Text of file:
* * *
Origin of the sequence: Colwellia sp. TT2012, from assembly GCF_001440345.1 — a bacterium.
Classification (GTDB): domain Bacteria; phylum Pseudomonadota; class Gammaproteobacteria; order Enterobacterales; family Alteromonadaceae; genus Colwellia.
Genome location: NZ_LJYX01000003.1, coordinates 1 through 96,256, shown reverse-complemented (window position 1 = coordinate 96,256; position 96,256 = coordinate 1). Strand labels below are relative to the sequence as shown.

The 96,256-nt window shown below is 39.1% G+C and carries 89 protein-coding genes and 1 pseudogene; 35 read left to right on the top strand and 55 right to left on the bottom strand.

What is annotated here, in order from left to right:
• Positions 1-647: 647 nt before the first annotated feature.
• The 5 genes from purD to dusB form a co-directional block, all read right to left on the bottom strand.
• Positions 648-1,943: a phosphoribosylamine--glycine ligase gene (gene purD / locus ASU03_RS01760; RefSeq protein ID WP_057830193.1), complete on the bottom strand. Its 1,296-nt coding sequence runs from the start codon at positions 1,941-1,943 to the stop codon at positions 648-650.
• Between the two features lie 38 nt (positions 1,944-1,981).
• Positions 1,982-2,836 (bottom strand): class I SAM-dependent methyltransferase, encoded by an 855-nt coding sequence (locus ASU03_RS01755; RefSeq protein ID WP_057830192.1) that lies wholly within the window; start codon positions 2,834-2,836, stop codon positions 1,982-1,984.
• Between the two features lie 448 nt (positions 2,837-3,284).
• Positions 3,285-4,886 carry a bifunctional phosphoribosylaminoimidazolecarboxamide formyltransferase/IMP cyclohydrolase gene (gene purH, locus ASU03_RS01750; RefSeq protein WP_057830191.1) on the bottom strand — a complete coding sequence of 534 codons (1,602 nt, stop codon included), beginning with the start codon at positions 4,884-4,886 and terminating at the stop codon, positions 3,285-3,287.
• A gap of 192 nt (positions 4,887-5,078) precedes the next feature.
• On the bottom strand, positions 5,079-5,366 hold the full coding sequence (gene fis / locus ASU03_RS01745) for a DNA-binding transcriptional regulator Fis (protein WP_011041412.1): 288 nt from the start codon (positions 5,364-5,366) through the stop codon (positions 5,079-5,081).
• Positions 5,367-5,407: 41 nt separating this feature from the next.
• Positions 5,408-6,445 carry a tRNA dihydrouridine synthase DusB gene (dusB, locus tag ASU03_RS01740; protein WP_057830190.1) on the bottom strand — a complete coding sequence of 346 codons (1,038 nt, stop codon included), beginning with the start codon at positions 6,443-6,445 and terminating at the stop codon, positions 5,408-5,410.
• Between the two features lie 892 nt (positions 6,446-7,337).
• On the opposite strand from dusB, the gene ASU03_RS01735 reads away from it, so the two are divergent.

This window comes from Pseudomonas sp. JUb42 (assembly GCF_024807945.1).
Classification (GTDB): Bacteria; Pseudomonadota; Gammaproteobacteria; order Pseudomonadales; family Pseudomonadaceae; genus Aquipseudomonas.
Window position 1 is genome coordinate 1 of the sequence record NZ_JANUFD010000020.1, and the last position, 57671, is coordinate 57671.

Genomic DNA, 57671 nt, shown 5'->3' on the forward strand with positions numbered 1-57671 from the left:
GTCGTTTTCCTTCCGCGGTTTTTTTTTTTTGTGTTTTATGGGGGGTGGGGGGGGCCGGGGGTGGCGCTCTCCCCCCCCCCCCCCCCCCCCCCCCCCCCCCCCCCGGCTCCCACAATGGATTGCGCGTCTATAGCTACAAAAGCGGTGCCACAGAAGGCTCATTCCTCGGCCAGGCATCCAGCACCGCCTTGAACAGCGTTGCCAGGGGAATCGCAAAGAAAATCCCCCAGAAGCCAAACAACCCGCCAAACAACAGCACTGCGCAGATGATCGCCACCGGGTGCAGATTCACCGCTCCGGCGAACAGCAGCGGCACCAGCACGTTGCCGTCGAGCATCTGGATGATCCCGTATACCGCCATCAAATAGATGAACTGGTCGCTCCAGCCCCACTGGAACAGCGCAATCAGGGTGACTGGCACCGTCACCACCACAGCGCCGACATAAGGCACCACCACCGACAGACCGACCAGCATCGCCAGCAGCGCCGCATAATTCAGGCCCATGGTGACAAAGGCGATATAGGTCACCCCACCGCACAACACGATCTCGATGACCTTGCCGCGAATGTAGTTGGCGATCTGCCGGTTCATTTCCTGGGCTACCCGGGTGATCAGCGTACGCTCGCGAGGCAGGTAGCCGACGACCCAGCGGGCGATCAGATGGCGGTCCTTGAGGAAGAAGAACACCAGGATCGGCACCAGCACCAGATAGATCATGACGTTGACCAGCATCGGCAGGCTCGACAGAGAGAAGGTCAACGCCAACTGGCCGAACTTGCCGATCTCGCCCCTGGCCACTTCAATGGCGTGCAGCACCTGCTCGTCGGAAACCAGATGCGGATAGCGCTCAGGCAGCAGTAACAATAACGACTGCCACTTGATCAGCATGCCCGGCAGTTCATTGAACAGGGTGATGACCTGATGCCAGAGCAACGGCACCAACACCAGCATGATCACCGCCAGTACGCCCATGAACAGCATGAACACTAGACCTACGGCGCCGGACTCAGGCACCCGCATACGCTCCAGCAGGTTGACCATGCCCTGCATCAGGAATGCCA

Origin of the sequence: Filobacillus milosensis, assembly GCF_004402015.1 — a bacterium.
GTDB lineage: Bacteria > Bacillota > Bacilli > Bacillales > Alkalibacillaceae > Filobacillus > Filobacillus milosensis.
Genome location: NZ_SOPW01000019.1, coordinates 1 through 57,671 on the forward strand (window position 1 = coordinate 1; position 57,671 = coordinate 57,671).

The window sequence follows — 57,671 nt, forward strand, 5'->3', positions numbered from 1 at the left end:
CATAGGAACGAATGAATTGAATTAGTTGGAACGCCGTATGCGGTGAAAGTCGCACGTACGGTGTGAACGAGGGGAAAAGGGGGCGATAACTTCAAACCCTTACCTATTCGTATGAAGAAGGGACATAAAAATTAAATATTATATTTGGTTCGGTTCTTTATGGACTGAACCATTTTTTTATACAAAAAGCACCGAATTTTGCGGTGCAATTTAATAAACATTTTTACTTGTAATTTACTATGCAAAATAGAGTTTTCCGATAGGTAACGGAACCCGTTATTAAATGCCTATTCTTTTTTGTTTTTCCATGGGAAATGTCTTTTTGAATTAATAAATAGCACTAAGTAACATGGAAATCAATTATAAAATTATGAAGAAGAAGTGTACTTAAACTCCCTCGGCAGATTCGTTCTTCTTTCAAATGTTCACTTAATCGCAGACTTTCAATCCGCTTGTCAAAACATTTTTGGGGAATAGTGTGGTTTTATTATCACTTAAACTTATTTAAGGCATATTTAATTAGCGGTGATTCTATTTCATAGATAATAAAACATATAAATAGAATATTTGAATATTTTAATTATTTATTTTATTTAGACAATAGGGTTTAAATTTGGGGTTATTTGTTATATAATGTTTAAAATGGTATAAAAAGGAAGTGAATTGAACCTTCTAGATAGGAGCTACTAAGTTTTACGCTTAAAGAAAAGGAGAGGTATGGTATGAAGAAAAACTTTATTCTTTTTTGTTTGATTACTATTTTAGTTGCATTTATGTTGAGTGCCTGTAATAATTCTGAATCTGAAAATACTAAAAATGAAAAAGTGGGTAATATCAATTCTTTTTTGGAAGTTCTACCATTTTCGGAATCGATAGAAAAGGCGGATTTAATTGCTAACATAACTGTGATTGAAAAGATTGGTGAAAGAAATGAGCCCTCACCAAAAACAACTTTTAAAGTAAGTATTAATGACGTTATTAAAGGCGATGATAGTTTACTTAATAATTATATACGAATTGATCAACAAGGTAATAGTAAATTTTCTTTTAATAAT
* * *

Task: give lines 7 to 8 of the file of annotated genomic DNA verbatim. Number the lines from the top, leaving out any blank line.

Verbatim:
• The 5 genes from purD to dusB form a co-directional block, all read right to left on the bottom strand.
• Positions 648-1,943: a phosphoribosylamine--glycine ligase gene (gene purD / locus ASU03_RS01760; RefSeq protein ID WP_057830193.1), complete on the bottom strand. Its 1,296-nt coding sequence runs from the start codon at positions 1,941-1,943 to the stop codon at positions 648-650.